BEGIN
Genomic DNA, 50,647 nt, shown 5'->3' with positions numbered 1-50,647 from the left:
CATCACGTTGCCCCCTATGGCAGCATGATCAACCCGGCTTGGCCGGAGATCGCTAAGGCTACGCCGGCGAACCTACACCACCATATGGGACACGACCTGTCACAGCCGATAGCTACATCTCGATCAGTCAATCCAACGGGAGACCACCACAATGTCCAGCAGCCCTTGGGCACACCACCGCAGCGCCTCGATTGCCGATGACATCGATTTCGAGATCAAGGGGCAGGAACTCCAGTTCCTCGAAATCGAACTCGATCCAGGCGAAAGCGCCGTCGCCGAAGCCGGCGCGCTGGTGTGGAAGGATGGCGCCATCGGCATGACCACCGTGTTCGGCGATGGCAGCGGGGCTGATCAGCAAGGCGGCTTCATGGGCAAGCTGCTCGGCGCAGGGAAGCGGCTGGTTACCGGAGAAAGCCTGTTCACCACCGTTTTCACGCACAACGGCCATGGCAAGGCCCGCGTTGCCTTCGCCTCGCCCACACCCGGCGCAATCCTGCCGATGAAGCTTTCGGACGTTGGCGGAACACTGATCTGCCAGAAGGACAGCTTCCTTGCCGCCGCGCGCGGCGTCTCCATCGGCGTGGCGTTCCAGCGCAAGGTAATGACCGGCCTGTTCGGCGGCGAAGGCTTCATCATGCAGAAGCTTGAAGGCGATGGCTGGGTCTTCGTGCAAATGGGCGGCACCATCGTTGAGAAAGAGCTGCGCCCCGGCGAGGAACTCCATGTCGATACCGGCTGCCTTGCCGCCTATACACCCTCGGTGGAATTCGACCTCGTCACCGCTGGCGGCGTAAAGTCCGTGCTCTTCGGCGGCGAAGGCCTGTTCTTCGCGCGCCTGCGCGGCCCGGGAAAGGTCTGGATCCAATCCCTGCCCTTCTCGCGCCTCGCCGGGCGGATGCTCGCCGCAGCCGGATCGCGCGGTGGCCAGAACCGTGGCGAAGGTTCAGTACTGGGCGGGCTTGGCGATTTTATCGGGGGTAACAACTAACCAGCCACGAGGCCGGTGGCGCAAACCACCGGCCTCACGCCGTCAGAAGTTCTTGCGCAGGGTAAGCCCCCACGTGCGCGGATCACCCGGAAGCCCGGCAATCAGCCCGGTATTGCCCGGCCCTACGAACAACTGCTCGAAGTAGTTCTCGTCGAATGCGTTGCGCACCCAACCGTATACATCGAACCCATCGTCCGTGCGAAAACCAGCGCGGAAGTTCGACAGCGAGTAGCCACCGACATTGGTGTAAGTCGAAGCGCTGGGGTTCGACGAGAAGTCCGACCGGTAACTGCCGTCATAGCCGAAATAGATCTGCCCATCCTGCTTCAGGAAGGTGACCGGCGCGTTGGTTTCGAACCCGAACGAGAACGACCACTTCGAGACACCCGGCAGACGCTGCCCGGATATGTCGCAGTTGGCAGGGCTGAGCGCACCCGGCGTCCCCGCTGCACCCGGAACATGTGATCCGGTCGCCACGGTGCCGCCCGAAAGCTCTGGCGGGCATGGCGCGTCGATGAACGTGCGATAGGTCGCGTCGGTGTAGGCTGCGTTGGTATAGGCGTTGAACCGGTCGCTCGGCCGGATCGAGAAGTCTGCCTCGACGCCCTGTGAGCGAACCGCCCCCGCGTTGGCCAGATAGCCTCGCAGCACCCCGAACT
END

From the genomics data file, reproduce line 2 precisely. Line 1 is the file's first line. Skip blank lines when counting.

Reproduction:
CATCACGTTGCCCCCTATGGCAGCATGATCAACCCGGCTTGGCCGGAGATCGCTAAGGCTACGCCGGCGAACCTACACCACCATATGGGACACGACCTGTCACAGCCGATAGCTACATCTCGATCAGTCAATCCAACGGGAGACCACCACAATGTCCAGCAGCCCTTGGGCACACCACCGCAGCGCCTCGATTGCCGATGACATCGATTTCGAGATCAAGGGGCAGGAACTCCAGTTCCTCGAAATCGAACTCGATCCAGGCGAAAGCGCCGTCGCCGAAGCCGGCGCGCTGGTGTGGAAGGATGGCGCCATCGGCATGACCACCGTGTTCGGCGATGGCAGCGGGGCTGATCAGCAAGGCGGCTTCATGGGCAAGCTGCTCGGCGCAGGGAAGCGGCTGGTTACCGGAGAAAGCCTGTTCACCACCGTTTTCACGCACAACGGCCATGGCAAGGCCCGCGTTGCCTTCGCCTCGCCCACACCCGGCGCAATCCTGCCGATGAAGCTTTCGGACGTTGGCGGAACACTGATCTGCCAGAAGGACAGCTTCCTTGCCGCCGCGCGCGGCGTCTCCATCGGCGTGGCGTTCCAGCGCAAGGTAATGACCGGCCTGTTCGGCGGCGAAGGCTTCATCATGCAGAAGCTTGAAGGCGATGGCTGGGTCTTCGTGCAAATGGGCGGCACCATCGTTGAGAAAGAGCTGCGCCCCGGCGAGGAACTCCATGTCGATACCGGCTGCCTTGCCGCCTATACACCCTCGGTGGAATTCGACCTCGTCACCGCTGGCGGCGTAAAGTCCGTGCTCTTCGGCGGCGAAGGCCTGTTCTTCGCGCGCCTGCGCGGCCCGGGAAAGGTCTGGATCCAATCCCTGCCCTTCTCGCGCCTCGCCGGGCGGATGCTCGCCGCAGCCGGATCGCGCGGTGGCCAGAACCGTGGCGAAGGTTCAGTACTGGGCGGGCTTGGCGATTTTATCGGGGGTAACAACTAACCAGCCACGAGGCCGGTGGCGCAAACCACCGGCCTCACGCCGTCAGAAGTTCTTGCGCAGGGTAAGCCCCCACGTGCGCGGATCACCCGGAAGCCCGGCAATCAGCCCGGTATTGCCCGGCCCTACGAACAACTGCTCGAAGTAGTTCTCGTCGAATGCGTTGCGCACCCAACCGTATACATCGAACCCATCGTCCGTGCGAAAACCAGCGCGGAAGTTCGACAGCGAGTAGCCACCGACATTGGTGTAAGTCGAAGCGCTGGGGTTCGACGAGAAGTCCGACCGGTAACTGCCGTCATAGCCGAAATAGATCTGCCCATCCTGCTTCAGGAAGGTGACCGGCGCGTTGGTTTCGAACCCGAACGAGAACGACCACTTCGAGACACCCGGCAGACGCTGCCCGGATATGTCGCAGTTGGCAGGGCTGAGCGCACCCGGCGTCCCCGCTGCACCCGGAACATGTGATCCGGTCGCCACGGTGCCGCCCGAAAGCTCTGGCGGGCATGGCGCGTCGATGAACGTGCGATAGGTCGCGTCGGTGTAGGCTGCGTTGGTATAGGCGTTGAACCGGTCGCTCGGCCGGATCGAGAAGTCTGCCTCGACGCCCTGTGAGCGAACCGCCCCCGCGTTGGCCAGATAGCCTCGCAGCACCCCGAACT